Motion counsel's examination of plea counsel at the hearing focused more on Defendant's alleged mental inability to freely and voluntarily confess his crime to police. The reasoning behind plea counsel's trial strategy was not systematically explored. On the other hand, motion counsel did raise questions to plea counsel and to Dr. Sonnier regarding Defendant's ability to understand the plea process. Plea counsel opined that she took enough time to explain the plea process to Defendant, noting that she had a background in special education. Dr. Sonnier testified that plea counsel should have taken more time for explanations, as Defendant did not appear to the psychiatrist to understand the proceedings.
Looking to the record of the plea itself, there is no indication in the record that anything was amiss or that Defendant did not understand the proceedings. The judge who presided over the guilty plea proceeding was the same judge who presided over the motion to vacate said plea and the subsequent sentencing. In a detailed ruling in open court, the judge explained:
BY THE COURT:
I've reviewed the documents that have been filed into the record, along with all the attachments to the motion, along with the exhibits that were filed by Ms. Bonin (Defendant's motion counsel) into the record, and I did watch that lengthy interview by the Iberia Parish Sheriff's Office. I have reviewed the transcript of the plea and also the interview given to the police.
It's been offered and testified to that Mr. Rogers has a 63 full I.Q. score, but I find that he understands more than Ms. Bonin gives him credit for. He made appropriate responses to the detectives upon interrogation. He made appropriate responses to me at the plea. Just because a person has intellectual deficiencies does not absolve him from criminal culpability or the ability to assist counsel. I do not recall if Ms. Dunning ever asked if she knew Joey's I.Q. However, she did testify that she had to slowly explain things to Joey in order for him to understand them. This is precisely what Dr. Sonnier testified needed to be done with Joey so that he could properly comprehend and make intelligent decisions.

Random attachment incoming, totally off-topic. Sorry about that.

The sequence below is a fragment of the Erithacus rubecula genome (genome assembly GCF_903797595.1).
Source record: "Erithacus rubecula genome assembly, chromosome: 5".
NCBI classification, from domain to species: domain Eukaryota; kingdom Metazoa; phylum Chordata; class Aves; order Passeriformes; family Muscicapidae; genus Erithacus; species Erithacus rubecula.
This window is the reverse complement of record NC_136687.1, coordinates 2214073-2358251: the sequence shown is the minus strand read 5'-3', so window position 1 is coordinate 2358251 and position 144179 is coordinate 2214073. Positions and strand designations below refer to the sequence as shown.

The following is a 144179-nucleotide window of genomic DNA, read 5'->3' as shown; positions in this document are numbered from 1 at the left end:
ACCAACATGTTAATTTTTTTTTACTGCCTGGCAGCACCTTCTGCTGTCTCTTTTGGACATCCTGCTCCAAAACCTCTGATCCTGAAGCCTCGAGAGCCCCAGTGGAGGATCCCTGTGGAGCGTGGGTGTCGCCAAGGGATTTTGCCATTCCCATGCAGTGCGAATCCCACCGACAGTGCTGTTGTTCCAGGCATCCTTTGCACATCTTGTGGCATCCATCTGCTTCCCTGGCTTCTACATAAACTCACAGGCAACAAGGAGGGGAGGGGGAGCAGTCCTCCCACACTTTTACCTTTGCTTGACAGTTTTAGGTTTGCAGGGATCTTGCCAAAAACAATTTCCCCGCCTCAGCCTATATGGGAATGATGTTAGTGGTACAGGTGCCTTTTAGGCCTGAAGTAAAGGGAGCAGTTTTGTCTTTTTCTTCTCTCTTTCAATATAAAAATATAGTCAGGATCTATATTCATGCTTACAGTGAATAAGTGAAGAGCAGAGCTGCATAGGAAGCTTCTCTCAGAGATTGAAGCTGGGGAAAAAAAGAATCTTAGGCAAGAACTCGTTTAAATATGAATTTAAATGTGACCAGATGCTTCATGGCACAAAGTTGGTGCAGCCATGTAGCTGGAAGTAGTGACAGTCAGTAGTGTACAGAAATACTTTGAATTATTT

Concerning the confession, I've reviewed the same and I find that it would have been admissible based on what I saw. Defense counsel complains that Joey's statements were inconsistent. Many defendants make inconsistent statements during interrogation, but that does not make the confessional statement inadmissible. It is admissible not because it is a confession, but because of the inconsistent statements. In my experience, most defendants don't tell the truth initially when confronted until these inconsistencies are shown to them. Mr. Rogers, in his pleadings, alleges that he was punched by an officer and that the confession should be tainted because of that. No evidence of such action was ever shown at the hearing, therefore this is without merit.
The gunshot residue. Mr. Rogers testified that he was lied to in the gunshot residue [sic]. Nowhere in the law is there a requirement that the gunshot residue evidence should have been given to the defendant. If it's exculpatory, certainly it has to be given to the defendant. If it is non-inculpatory, I think there's a finding in the record of it not being used, certainly the defense has an ability to use it. Ms. Dunning was well aware of the gunshot residue, and, therefore, she could have used that had she gone to trial, that there was no gunshot residue or that the gunshot residue was inconclusive.
The inculpatory statement I've ruled on. The Court finds that the inculpatory statements were admissible based on the viewing of the statements alone.
Let's talk about the manslaughter plea that was signed. Ms. Bonin alleges that the manslaughter plea was signed after a discussion between Ms. Dunning and the District Attorney's Office in the presence of Joey. Ms. Dunning and Mr. Vines discussed the plea with Mr. Rogers. I practiced law for thirtyseven years. I have discussed pleas with defendants and the prosecutor from the defense side. I've discussed pleas with the defense attorney and the defendant from the prosecution side. I've even had moments alone with defendants, although I don't like to do that. If the defendant indicates he wants to talk alone to me, I'll talk alone with him. But always I'll ask the defendant afterward with the presence of counsel that I made no promises or inducements in order that he talk to me. No promises or inducements have been shown that Mr. Vines made to Joey in order to obtain the guilty plea. Just because a prosecutor may talk with a defendant, although it's unusual, it's not forbidden if the defendant wants to talk to the prosecutor. There's been no showing that Mr. Rogers did not want to talk to the prosecutor.